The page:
The issue made news in New Jersey in 2010, when the Philadelphia-based Juvenile Law Center (JLC) sued on behalf of a teenager who came out of seven months in solitary with severe self-mutilation. A subsequent law limited solitary confinement for children in New Jersey, and a bill passed by the state Senate in June would end juvenile solitary altogether.
At PICC, said Michelle Mason, of the Defender Association of Philadelphia, it comes up “constantly.” Visser Adjoian and Lauren Fine, co-founders of the Youth Sentencing & Reentry Project, said three of 12 clients they had visited there have been in segregation.
Fine said those clients are shackled when she meets them.
“There’s sort of a dead look in a kid’s eye when they’ve been spending the entire day in a locked room by themselves,” Fine said. “It is really jarring to see a 16-year-old kid with chains around his belly and hands and feet, and to see that look.”
Some are segregated for fighting or talking back, they said.
One woman, who did not want to be identified because her son is still on the juvenile block at PICC, said her son had been in punitive segregation four times for 30 days apiece. One stint was for fighting, another for intervening in a fight. The most recent was for accessing the internet on a school computer, she said. She found out when she tried to visit, she said. Those in punitive segregation are denied visits and, for the first 15 days, calls.
But PICC Deputy Warden Claudette Martin said she was exploring alternatives: “They’re still kids, and they still think like kids. We think the current policy that is in effect, of the Philadelphia Department of Prisons, should only apply to the adult population, not the juvenile population. There are changes that are currently in the making.”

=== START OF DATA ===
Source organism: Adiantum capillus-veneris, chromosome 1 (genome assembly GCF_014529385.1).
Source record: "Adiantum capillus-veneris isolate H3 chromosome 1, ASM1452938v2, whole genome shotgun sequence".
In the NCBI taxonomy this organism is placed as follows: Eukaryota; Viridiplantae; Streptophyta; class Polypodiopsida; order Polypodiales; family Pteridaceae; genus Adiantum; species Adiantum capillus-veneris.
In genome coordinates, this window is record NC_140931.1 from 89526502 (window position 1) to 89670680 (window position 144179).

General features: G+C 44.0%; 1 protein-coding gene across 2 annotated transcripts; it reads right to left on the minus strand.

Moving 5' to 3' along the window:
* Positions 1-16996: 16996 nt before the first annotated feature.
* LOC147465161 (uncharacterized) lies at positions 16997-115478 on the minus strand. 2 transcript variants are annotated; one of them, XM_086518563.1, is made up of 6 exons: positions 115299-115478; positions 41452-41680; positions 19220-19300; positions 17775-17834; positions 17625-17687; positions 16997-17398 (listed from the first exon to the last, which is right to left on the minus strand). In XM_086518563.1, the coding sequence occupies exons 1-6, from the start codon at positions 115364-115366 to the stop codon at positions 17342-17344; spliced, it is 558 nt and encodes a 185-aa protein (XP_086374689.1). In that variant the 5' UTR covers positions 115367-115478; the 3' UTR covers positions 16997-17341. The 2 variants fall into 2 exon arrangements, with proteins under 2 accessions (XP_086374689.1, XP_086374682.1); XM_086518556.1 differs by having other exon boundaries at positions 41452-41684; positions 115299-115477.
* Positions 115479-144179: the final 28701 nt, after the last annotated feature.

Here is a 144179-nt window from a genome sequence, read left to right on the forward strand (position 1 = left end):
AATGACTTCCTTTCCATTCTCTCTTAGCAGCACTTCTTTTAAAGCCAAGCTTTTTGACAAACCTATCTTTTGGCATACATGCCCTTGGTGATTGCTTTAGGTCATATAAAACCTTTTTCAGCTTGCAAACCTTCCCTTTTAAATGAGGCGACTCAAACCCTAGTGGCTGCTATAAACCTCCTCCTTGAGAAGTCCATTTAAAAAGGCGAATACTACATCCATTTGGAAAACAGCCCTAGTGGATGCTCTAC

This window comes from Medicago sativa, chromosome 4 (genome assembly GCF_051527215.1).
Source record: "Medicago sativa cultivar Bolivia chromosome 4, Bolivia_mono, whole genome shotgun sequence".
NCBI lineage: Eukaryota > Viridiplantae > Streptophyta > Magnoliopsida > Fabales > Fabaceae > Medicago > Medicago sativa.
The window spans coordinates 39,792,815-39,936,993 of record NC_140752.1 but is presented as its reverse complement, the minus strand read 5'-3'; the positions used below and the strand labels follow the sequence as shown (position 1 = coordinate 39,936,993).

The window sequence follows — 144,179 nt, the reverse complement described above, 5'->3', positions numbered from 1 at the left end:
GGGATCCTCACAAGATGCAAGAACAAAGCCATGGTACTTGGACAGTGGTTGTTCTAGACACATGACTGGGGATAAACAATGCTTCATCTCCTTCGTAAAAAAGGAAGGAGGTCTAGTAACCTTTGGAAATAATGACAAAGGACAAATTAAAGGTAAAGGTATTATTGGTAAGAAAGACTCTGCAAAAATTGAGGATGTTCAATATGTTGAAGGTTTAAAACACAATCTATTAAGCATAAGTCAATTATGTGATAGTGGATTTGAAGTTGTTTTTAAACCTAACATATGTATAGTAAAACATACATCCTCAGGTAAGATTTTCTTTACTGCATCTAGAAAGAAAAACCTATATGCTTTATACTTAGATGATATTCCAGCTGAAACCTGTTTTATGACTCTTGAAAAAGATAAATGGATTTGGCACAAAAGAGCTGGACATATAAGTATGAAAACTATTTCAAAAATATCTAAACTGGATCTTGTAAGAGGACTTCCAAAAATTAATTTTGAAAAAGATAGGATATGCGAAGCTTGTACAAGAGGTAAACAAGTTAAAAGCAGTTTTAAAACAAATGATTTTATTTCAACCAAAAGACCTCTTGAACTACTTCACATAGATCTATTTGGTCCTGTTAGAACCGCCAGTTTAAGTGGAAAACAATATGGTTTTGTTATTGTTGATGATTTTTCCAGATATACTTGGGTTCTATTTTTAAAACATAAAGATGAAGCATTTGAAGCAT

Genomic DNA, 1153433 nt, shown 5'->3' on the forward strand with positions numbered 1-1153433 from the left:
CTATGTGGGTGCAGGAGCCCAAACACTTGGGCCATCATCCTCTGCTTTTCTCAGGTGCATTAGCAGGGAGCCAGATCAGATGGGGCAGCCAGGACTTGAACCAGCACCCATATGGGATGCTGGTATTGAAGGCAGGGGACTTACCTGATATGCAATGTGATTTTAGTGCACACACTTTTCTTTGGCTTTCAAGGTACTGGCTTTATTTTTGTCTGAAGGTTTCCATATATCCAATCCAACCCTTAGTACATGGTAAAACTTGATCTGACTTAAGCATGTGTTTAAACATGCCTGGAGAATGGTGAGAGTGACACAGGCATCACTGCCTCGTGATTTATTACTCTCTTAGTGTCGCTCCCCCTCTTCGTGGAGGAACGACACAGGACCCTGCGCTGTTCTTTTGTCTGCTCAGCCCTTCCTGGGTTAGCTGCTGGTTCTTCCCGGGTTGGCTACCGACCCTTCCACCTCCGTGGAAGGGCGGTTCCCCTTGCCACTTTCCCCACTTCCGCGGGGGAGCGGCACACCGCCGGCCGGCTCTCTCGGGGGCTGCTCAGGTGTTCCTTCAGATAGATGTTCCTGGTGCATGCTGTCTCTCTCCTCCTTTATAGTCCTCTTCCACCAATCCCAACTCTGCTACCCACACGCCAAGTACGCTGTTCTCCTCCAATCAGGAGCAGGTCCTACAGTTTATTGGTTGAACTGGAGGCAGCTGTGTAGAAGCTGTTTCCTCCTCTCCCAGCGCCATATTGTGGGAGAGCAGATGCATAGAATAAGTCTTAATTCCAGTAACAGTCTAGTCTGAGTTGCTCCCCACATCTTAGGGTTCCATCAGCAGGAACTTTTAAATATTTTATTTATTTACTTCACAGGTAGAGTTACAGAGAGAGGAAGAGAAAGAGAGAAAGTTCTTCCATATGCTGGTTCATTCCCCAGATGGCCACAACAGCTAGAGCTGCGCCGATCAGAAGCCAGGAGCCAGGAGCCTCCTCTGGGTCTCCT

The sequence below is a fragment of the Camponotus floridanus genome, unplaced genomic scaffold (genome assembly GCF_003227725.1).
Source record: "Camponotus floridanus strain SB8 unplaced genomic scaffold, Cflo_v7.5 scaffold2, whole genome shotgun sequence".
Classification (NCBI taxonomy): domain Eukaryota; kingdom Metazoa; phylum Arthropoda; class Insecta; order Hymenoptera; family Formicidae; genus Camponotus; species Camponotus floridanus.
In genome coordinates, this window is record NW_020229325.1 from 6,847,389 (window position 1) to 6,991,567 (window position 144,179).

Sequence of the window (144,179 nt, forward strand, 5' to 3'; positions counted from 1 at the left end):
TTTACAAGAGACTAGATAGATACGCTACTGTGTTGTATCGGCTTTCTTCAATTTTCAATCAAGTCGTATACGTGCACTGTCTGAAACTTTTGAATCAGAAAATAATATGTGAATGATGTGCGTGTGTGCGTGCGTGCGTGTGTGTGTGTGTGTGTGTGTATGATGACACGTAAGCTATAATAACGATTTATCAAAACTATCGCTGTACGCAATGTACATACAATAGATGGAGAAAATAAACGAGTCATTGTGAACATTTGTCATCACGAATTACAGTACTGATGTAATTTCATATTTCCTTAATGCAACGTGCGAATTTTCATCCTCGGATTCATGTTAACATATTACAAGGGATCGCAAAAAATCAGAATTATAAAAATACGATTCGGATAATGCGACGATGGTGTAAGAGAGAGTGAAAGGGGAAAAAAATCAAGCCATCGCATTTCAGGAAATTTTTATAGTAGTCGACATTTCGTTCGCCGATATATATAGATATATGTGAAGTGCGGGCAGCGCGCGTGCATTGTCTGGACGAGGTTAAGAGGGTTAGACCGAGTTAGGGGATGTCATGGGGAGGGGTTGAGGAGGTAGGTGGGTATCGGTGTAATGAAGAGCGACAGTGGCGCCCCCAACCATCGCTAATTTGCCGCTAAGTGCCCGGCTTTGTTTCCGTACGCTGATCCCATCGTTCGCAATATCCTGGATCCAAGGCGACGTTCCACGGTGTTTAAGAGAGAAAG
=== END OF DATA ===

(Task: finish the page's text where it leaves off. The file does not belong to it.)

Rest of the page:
She said she could not say what the alternatives may be, but she said they could be initiated within three months.
For now, she said, very lengthy periods of segregation – such as those achieved by adding an administrative term to a punitive one – are “rare.”
But that’s what Malik Parker said happened while he was awaiting trial at PICC from September 2013 to August 2014. Parker, now in the State Correctional Institution at Pine Grove for shooting at police at age 16, said he was segregated for about six months.
“The prison assumed I was striving to start a violent organization,” he said. “At first I was told 30 days, then it was open-ended. After about 41/2 months, I was told to write a letter on why I should be allowed out into population.”
He was allowed out, but then segregated again when a homemade knife was found in his cell.